Dan Brown’s next: The man who cracked The Da Vinci Code is back! Four years after Robert Langdon, the Harvard symbologist created by novelist Dan Brown (and played by Tom Hanks on screen), raced around Washington DC looking for The Lost Symbol, he’ll be back in the heart of Europe, reading codes, beating the clock and dodging murderous enemies.
Titled Inferno, the story is based on the life of the 14th century Italian poet Dante and details that Brown unearthed while researching Dante’s Inferno in Florence. Brown, who has sold some 190 millions books worldwide, has said Inferno would “take readers on a journey deep into this mysterious realm…a landscape of codes, symbols, and more than a few secret passageways.”
Published by Random House India, Inferno will hit the stands on May 14, in hardback, e-book and audio CD formats.
Tribute to sunil: Jaipur Literature Festival will hold a special session on its inaugural day, January 24, to pay tribute to Bengali poet-novelist Sunil Gangopadhyay. Titled ‘Remembering Sunil Da’, the late-afternoon session will have film screening, readings by Sharmila Tagore and tributes by Aruna Chakravarti, Arunava Sinha and Amit Chaudhuri.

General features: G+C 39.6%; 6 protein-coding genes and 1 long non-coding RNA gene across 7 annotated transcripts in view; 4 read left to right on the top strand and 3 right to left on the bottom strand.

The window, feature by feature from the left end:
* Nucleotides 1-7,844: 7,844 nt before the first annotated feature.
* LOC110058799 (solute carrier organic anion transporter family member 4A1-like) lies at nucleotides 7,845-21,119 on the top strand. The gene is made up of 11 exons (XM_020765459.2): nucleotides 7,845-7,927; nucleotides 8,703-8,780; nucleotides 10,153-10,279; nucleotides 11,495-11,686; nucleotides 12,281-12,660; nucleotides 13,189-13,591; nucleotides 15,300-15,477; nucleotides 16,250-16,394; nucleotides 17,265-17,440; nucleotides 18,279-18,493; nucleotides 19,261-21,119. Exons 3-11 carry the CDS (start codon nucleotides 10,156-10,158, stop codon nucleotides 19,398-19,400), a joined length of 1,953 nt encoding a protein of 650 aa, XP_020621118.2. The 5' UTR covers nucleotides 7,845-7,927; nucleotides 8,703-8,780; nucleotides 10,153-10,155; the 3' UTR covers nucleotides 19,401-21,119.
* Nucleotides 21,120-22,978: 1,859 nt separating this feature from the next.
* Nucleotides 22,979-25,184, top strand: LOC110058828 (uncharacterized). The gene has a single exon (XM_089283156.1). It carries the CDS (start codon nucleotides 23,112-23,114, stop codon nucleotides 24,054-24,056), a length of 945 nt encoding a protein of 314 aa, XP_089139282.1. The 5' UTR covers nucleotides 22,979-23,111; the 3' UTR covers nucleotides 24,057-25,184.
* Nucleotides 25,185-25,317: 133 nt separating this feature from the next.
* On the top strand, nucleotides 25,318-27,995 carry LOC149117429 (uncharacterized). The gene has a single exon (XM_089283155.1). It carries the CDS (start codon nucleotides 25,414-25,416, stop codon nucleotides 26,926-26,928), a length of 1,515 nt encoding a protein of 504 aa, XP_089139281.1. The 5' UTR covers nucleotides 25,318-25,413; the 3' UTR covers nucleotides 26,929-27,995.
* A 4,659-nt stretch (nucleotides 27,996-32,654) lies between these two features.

Woman of words: There’s another Calcutta connection at the Jaipur Lit Fest — the English translation of the autobiography of the late Prabha Khaitan, a Calcutta-based feminist writer, poet and social activist, will be launched on the closing day, January 28. Titled Anya Se Ananaya after the Hindi title of the autobiography, the session will launch the English translation done by Ira Pande, A Life Apart, followed by a discussion involving Pande, Urvashi Butalia, whose publishing house Zubaan has brought out the English version, festival director Namita Gokhale and others.
Catty tales: Not so much a fly-on-the-wall as a cat-on-the-sill, this is a heart-warming tale of a kitten rescued from the slums of Delhi and taken to a beautiful sanctuary with views of the snow-capped Himalayas. In her new home, the Dalai Lama’s cat encounters Hollywood stars, Buddhist masters, Ivy-league professors, philanthropists and a host of others. Each encounter offers an insight into finding happiness and meaning in the midst of our busy and challenging lives.
Drawing us into her world with her adorable but flawed personality, the Dalai Lama’s cat discovers how instead of trying to change the world, changing the way we experience the world is the key to contentment. Featuring a delightful cast of characters, timeless Buddhist wisdom and His Holiness’s compassion, The Dalai Lama’s Cat (published by Hay House, distributed by Penguin India, Rs 399) by David Michie makes for an enchanting and enriching read.